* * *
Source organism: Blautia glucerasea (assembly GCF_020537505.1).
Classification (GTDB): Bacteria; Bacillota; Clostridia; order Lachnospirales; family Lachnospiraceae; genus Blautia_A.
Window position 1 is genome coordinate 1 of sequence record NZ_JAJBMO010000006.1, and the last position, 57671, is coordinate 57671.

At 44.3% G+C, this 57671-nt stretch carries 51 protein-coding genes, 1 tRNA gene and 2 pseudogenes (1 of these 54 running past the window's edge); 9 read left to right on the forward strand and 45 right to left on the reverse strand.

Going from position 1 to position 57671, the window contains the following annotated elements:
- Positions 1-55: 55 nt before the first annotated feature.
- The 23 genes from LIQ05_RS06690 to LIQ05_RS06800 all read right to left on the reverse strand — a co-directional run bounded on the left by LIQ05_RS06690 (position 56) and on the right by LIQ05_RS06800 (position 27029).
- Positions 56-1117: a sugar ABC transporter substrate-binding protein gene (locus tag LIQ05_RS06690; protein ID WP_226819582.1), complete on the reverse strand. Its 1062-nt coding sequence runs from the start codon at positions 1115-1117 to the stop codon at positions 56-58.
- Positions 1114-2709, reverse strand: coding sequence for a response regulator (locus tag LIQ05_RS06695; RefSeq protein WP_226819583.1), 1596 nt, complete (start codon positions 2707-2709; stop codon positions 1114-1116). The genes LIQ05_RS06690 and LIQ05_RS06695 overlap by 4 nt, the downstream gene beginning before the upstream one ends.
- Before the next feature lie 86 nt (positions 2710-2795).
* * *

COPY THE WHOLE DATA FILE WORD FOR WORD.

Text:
Source organism: Blautia glucerasea (assembly GCF_020537505.1).
Classification (GTDB): Bacteria; Bacillota; Clostridia; order Lachnospirales; family Lachnospiraceae; genus Blautia_A.
Window position 1 is genome coordinate 1 of sequence record NZ_JAJBMO010000006.1, and the last position, 57671, is coordinate 57671.

At 44.3% G+C, this 57671-nt stretch carries 51 protein-coding genes, 1 tRNA gene and 2 pseudogenes (1 of these 54 running past the window's edge); 9 read left to right on the forward strand and 45 right to left on the reverse strand.

Going from position 1 to position 57671, the window contains the following annotated elements:
- Positions 1-55: 55 nt before the first annotated feature.
- The 23 genes from LIQ05_RS06690 to LIQ05_RS06800 all read right to left on the reverse strand — a co-directional run bounded on the left by LIQ05_RS06690 (position 56) and on the right by LIQ05_RS06800 (position 27029).
- Positions 56-1117: a sugar ABC transporter substrate-binding protein gene (locus tag LIQ05_RS06690; protein ID WP_226819582.1), complete on the reverse strand. Its 1062-nt coding sequence runs from the start codon at positions 1115-1117 to the stop codon at positions 56-58.
- Positions 1114-2709, reverse strand: coding sequence for a response regulator (locus tag LIQ05_RS06695; RefSeq protein WP_226819583.1), 1596 nt, complete (start codon positions 2707-2709; stop codon positions 1114-1116). The genes LIQ05_RS06690 and LIQ05_RS06695 overlap by 4 nt, the downstream gene beginning before the upstream one ends.
- Before the next feature lie 86 nt (positions 2710-2795).